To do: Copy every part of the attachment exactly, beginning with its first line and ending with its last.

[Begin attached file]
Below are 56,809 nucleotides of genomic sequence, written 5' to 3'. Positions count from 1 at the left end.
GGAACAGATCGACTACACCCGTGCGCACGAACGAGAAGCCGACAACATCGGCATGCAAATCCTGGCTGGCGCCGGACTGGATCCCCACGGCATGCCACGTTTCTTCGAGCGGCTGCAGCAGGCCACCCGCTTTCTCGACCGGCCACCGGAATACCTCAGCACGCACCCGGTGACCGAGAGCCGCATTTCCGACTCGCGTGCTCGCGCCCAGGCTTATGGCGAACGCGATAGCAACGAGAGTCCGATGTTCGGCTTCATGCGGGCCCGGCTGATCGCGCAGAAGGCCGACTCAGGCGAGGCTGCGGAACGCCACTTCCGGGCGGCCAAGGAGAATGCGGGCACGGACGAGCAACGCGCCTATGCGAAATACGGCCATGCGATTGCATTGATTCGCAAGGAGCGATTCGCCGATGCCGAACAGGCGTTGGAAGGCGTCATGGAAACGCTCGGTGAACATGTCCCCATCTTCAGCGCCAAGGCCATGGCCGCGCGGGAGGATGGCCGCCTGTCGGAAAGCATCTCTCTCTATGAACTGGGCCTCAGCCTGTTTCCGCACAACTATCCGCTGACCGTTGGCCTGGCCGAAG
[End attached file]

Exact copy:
Below are 56,809 nucleotides of genomic sequence, written 5' to 3'. Positions count from 1 at the left end.
GGAACAGATCGACTACACCCGTGCGCACGAACGAGAAGCCGACAACATCGGCATGCAAATCCTGGCTGGCGCCGGACTGGATCCCCACGGCATGCCACGTTTCTTCGAGCGGCTGCAGCAGGCCACCCGCTTTCTCGACCGGCCACCGGAATACCTCAGCACGCACCCGGTGACCGAGAGCCGCATTTCCGACTCGCGTGCTCGCGCCCAGGCTTATGGCGAACGCGATAGCAACGAGAGTCCGATGTTCGGCTTCATGCGGGCCCGGCTGATCGCGCAGAAGGCCGACTCAGGCGAGGCTGCGGAACGCCACTTCCGGGCGGCCAAGGAGAATGCGGGCACGGACGAGCAACGCGCCTATGCGAAATACGGCCATGCGATTGCATTGATTCGCAAGGAGCGATTCGCCGATGCCGAACAGGCGTTGGAAGGCGTCATGGAAACGCTCGGTGAACATGTCCCCATCTTCAGCGCCAAGGCCATGGCCGCGCGGGAGGATGGCCGCCTGTCGGAAAGCATCTCTCTCTATGAACTGGGCCTCAGCCTGTTTCCGCACAACTATCCGCTGACCGTTGGCCTGGCCGAAG